The Coaching Letter is written by Center staff member Isobel Stevenson, who has extensive experience as both a leader and a coach. The Coaching Letter’s perspective is that leaders could be a bit more successful if they thought and acted more like coaches, and coaches could be a bit more successful if they thought and acted more like leaders. Isobel draws on research and theory in organizational development, cognitive psychology, and behavioral economics, as well as her own experience, to suggest to leaders and coaches ways to think about their work that push them a little bit beyond their current mental models. The Coaching Letter is rich, thoughtful, personal, and funny.
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Hello, I hope this finds you well. This coaching letter is mostly updates—and of course some links to resources I hope you’ll find interesting. First, welcome to those of you who are receiving this Coaching Letter for the first time—big group of you this month because I add the attendees at most of our institutes.
Second, lots of thank yous. Thanks to those who continue to respond to the recent CLs about small cycles of continuous improvement—still more to […]
Hi, I hope this finds you well! The contents of these coaching letters are a mix of things I’ve wanted to say for a long time, things I feel like I say all the time, and things that I’m just now learning and thinking about. This letter represents a mix of all three. I know it’s a bit out of sequence, because I have so much to say about the last Coaching Letter, #105, given all the […]
Hello, I hope your weekend has been enjoyable. Here in Connecticut the temperature has been in the 60s, which in previous years would have felt like a miraculous respite from the winter weather, but in the context of the fires in Australia, seems merely ominous.
Every time I speak or write lately, I seem to gravitate back to the topic of small cycles of continuous improvement. This week I was going to write about the role of leadership in […]
Happy New Year! Lang may your lum reek—or, in American English, may there always be a fire in your fireplace. New Year is a big holiday in my tradition, and I wish you all the best for 2020.
This Coaching Letter is your encouragement to join with Center staff, colleagues across Connecticut and friends around the world in a conversation about the Center’s latest Reading for Leading book club selection, How to Be An Anti-Racist, by Ibram X. Kendi. […]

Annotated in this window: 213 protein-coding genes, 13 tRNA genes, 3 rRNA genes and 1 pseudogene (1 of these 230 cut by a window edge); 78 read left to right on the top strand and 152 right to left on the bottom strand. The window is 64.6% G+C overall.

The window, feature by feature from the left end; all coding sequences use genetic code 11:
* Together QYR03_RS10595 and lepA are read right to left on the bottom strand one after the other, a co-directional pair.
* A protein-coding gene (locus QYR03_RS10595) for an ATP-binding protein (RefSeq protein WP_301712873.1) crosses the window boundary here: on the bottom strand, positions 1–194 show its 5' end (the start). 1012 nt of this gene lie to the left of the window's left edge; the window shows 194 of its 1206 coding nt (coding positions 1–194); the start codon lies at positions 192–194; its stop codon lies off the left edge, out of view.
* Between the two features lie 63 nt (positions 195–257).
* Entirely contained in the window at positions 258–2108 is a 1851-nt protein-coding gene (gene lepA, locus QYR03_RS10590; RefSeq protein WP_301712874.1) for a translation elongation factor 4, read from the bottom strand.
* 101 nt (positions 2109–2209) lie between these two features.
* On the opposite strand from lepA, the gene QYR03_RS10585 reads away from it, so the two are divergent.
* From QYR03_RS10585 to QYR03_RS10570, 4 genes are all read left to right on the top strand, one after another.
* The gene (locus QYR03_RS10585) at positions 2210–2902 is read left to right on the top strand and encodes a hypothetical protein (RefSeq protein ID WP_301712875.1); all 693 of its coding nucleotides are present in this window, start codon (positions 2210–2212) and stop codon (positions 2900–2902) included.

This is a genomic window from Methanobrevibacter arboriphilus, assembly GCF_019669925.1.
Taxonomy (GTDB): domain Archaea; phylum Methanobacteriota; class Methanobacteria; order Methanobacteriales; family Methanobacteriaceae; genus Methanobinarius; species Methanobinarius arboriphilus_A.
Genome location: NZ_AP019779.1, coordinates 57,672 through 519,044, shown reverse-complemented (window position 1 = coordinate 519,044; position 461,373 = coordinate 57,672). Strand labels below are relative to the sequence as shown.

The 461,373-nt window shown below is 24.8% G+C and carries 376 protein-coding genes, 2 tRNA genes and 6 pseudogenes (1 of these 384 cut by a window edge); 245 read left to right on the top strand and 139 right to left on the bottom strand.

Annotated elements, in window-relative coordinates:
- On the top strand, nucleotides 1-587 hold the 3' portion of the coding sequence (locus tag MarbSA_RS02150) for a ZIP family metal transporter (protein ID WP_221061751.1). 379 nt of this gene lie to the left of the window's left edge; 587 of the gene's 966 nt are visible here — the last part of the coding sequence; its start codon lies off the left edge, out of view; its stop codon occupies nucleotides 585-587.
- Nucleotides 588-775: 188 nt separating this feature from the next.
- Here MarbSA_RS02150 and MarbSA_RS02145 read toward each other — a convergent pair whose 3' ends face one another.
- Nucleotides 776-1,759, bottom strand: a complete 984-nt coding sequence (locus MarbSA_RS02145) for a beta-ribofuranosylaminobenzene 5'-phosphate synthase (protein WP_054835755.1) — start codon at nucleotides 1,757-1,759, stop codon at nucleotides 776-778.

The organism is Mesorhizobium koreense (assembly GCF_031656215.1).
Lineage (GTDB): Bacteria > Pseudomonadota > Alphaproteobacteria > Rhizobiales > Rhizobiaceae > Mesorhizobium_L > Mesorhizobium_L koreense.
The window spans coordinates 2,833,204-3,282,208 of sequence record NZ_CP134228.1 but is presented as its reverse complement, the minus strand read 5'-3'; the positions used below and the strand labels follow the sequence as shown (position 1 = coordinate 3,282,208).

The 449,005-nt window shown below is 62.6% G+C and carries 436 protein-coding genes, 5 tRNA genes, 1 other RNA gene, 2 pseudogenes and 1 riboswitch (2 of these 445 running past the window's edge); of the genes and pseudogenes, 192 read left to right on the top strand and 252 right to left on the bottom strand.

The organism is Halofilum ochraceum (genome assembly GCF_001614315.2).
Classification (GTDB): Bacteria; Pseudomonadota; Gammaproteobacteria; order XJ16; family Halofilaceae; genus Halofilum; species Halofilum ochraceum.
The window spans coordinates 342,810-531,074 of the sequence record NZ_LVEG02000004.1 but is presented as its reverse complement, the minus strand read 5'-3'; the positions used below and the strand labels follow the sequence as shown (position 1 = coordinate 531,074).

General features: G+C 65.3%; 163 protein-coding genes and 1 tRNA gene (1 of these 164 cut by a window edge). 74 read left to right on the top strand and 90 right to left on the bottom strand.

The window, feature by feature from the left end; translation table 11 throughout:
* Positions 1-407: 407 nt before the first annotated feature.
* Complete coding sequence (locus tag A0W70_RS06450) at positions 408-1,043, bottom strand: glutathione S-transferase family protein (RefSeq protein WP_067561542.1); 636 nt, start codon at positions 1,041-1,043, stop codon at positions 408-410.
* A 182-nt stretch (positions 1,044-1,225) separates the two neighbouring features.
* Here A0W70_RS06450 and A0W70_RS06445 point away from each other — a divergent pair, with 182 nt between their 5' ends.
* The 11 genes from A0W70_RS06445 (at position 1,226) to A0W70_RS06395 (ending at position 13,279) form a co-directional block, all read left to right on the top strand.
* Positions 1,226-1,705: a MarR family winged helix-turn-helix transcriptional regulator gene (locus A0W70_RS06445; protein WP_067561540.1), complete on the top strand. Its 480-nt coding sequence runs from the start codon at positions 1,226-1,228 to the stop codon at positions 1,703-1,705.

Hello, I hope this finds you well. Most schools in Connecticut have had three or four snow days already, so I hope you are warm and dry wherever you are. The last Coaching Letter, #102, was about small cycles of continuous improvement, and so is this one. It also connects to Coaching Letter #94, in which I tried to make the link between strategic planning and small cycles of continuous improvement, and to that end quoted […]
Hello, and welcome back after Thanksgiving. I always feel like it’s the hardest holiday to come back from—somehow it’s not long enough to deal with all the over-consumption—gastronomic and otherwise—that happens. Maybe I’m just speaking for myself. But it is long enough to get some serious reading done, especially when you tag on a couple of snow days, so I spent some time chasing down some ideas that I’ve been curious about. And what started as an attempt […]
Friends, two years ago at Thanksgiving I sent out Coaching Letter #14 about the science of gratitude. People still bring it up to me as a message that meant a lot to them; I am glad for that. Interestingly, my life got a lot more difficult and complicated after I wrote it, but I feel the same way, and I am grateful for all the people who have been encouraging and supportive. So here’s what I’ve been […]
Friends, thank you for all the encouragement I have received lately, on a variety of projects. And a big shout-out to all the coaches I have worked with lately in a variety of contexts—thank you for all the work you do to support other educators. I know it’s harder than it looks. And also, it was great to have so many conversations at #CABECAPSS2019. I talked to so many people who had lovely things to say about […]
Good morning! I find it interesting that the one thing I get asked about the most is adult learning. It is also the hardest thing for me to respond to, because the field is so vast and there are so many approaches. So tackling adult learning as a discrete topic in a Coaching Letter is daunting. Not to mention: there are recipients of this Coaching Letter who know an awful lot more about the field than I do. […]
Today is Day One of the Center’s fourth annual Equity Institute, which I have written about (and tweeted about—check out #equitableclassrooms) before. Our approach to talking about equity is to use the power of story and the power of art to take people into a third space where it is possible to have deep conversations about the meaning, impact, and obligations of inequity, and the power we have to propel us towards equitable schools and classrooms. We […]